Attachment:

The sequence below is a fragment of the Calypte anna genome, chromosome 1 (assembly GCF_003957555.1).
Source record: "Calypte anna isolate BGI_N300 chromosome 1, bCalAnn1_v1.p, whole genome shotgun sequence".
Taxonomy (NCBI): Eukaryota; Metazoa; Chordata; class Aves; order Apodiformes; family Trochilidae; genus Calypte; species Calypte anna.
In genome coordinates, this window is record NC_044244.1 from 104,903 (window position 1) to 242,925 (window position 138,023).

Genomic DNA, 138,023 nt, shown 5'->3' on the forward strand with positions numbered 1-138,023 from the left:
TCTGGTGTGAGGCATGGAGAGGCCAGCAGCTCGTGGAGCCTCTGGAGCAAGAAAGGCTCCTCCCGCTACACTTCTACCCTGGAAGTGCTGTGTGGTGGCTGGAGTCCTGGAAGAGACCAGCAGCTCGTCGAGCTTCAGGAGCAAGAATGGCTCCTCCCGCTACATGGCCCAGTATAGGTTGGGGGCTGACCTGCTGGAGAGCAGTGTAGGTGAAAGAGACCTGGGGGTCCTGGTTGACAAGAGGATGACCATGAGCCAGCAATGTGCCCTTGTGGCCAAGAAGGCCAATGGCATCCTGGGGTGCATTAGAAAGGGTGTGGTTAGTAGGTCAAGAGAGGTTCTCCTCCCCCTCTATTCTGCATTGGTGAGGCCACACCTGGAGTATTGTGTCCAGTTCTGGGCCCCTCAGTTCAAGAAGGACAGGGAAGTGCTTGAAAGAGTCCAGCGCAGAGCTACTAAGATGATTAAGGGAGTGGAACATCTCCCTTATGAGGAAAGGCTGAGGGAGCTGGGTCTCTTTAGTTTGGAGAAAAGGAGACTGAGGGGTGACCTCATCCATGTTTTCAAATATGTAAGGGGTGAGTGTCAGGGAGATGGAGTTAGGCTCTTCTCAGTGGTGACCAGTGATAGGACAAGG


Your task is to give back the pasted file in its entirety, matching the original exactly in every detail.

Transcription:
The sequence below is a fragment of the Calypte anna genome, chromosome 1 (assembly GCF_003957555.1).
Source record: "Calypte anna isolate BGI_N300 chromosome 1, bCalAnn1_v1.p, whole genome shotgun sequence".
Taxonomy (NCBI): Eukaryota; Metazoa; Chordata; class Aves; order Apodiformes; family Trochilidae; genus Calypte; species Calypte anna.
In genome coordinates, this window is record NC_044244.1 from 104,903 (window position 1) to 242,925 (window position 138,023).

Genomic DNA, 138,023 nt, shown 5'->3' on the forward strand with positions numbered 1-138,023 from the left:
TCTGGTGTGAGGCATGGAGAGGCCAGCAGCTCGTGGAGCCTCTGGAGCAAGAAAGGCTCCTCCCGCTACACTTCTACCCTGGAAGTGCTGTGTGGTGGCTGGAGTCCTGGAAGAGACCAGCAGCTCGTCGAGCTTCAGGAGCAAGAATGGCTCCTCCCGCTACATGGCCCAGTATAGGTTGGGGGCTGACCTGCTGGAGAGCAGTGTAGGTGAAAGAGACCTGGGGGTCCTGGTTGACAAGAGGATGACCATGAGCCAGCAATGTGCCCTTGTGGCCAAGAAGGCCAATGGCATCCTGGGGTGCATTAGAAAGGGTGTGGTTAGTAGGTCAAGAGAGGTTCTCCTCCCCCTCTATTCTGCATTGGTGAGGCCACACCTGGAGTATTGTGTCCAGTTCTGGGCCCCTCAGTTCAAGAAGGACAGGGAAGTGCTTGAAAGAGTCCAGCGCAGAGCTACTAAGATGATTAAGGGAGTGGAACATCTCCCTTATGAGGAAAGGCTGAGGGAGCTGGGTCTCTTTAGTTTGGAGAAAAGGAGACTGAGGGGTGACCTCATCCATGTTTTCAAATATGTAAGGGGTGAGTGTCAGGGAGATGGAGTTAGGCTCTTCTCAGTGGTGACCAGTGATAGGACAAGG